The resurgence of interest in commercial property has become a real barometer of the strength of the recovering real estate market.
Ownership of this class of property is also becoming a badge of prosperity among investors.
The question for this month came from an investor who called me about a commercial property he was acquiring for a purchase price of $1 million.
He was delighted to tell me that his lender had valued the property at the purchase price of $1 million, but his dilemma was whether he should now tell the lender about a $50,000 reduction in the purchase price that he’d secured because of the sellers’ non-disclosure of an easement affecting the property, and a few building defects.
He said to me:
“I want you to take your solicitor’s hat off now and think of this issue as an investor. What would your advice be to me about this issue and how to handle it as an investor?”
The unspoken question, of course, was “should I disclose the purchase price reduction to the lender?”
Once disclosed, the lender will almost certainly implement its policy of lending the investor a reduced amount due to the lower purchase price.
My response was, firstly, I had to answer the question as a solicitor as the client hadn’t engaged me as an investment adviser, nor was I his co-investor.
From a solicitor’s perspective, the answer to the question is simple.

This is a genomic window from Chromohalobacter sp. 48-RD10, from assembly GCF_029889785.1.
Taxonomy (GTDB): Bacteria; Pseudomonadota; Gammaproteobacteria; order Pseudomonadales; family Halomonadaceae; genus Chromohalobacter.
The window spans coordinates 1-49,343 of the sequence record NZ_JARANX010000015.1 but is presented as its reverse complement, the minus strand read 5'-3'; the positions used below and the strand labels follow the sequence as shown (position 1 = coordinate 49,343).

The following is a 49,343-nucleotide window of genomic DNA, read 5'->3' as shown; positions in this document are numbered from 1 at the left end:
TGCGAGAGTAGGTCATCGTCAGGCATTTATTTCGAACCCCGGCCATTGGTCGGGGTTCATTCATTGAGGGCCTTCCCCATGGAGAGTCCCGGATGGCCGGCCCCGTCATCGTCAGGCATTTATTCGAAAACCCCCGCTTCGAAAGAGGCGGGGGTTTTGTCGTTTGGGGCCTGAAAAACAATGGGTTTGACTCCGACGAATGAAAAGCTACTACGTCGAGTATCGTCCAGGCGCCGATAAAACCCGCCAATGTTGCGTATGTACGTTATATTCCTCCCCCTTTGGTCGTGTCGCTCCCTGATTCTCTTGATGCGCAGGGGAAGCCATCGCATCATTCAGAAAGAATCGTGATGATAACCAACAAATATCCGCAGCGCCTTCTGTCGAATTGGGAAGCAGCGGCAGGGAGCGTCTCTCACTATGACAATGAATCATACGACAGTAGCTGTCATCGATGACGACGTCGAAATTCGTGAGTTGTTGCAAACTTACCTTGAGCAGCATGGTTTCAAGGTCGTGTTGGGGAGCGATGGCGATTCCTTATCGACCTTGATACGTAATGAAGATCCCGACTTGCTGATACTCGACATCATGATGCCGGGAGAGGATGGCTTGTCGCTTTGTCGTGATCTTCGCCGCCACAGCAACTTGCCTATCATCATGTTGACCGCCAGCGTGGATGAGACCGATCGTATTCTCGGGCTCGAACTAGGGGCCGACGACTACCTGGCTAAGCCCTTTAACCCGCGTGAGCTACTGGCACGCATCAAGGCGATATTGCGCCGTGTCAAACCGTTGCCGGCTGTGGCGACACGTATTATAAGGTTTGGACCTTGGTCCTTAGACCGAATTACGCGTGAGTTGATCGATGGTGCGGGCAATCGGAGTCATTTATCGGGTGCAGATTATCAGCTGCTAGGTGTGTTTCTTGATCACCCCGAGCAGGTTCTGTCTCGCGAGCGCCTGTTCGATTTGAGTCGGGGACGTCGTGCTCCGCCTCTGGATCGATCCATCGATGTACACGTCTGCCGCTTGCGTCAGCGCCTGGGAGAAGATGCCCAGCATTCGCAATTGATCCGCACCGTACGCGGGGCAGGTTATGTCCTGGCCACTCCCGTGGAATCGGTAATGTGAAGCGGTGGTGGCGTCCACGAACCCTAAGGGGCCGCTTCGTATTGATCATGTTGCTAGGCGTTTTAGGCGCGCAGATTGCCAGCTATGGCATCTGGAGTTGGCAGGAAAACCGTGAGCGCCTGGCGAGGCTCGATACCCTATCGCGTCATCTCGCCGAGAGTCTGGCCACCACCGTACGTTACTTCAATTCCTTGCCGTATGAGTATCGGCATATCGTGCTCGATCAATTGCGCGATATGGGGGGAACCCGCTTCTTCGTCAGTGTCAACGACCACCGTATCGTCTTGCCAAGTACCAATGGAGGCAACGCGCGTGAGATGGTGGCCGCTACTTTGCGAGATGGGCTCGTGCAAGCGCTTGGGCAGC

You must be very careful as an investor not to mislead or deceive your lender as you have an obligation to disclose anything that affects its decision about whether to lend you the money or not, and if so, how much to lend.
Being aware that it has a policy of lending 70 per cent of the lesser of the purchase price or the valuation, you must disclose the price reduction to the lender.
But what if I was a co-investor here?
My response would have been this:
“Why are you so worried about this issue? It’s not as if you’re being asked to give away $35,000.
Your loan liability will be reduced by $35,000 and the outcome of disclosing the price reduction is simply that the lender will advance you $35,000 less.
You haven’t lost any money.
So, don’t risk losing the relationship with your lender, disclose it.”
The pushback then was “if I didn’t disclose it, what are the chances of the lender finding out about the price reduction and this becoming a last-minute issue before settlement?”.
The answer to this question is that there’s a strong possibility the lender will find out about the price reduction as it’s standard practice between lenders and an investor’s solicitor for the lender to call for a copy of the settlement statement (the letter to the investor from the solicitor outlining the funds required to settle, which of course will show the final purchase price – minus the reduction).
This will most likely occur at an advanced stage of the transaction, before settlement and will almost certainly “put the cat amongst the pigeons”.
At the very least it could undermine the goodwill and relationship between the lender and the investor.
So, is it worth it?
It is not.
Your own moral compass should’ve been able to answer this question for you in any event.
If, as you were reading this column, you pictured yourself making the phone call to your solicitor to ask the question, you should sit down and have a genuine self-assessment of your investment style.
It’s time for some self-cleansing.
As Dolf De Roos, an investor who’s shared the stage with the likes of Robert Kiyosaki, Donald Trump and Anthony Robbins says:
“Whenever I’m confronted with such a dilemma, I look up at a plaque that’s on the wall in front of my desk, which just says ‘integrity’. You must always conduct yourself with it.”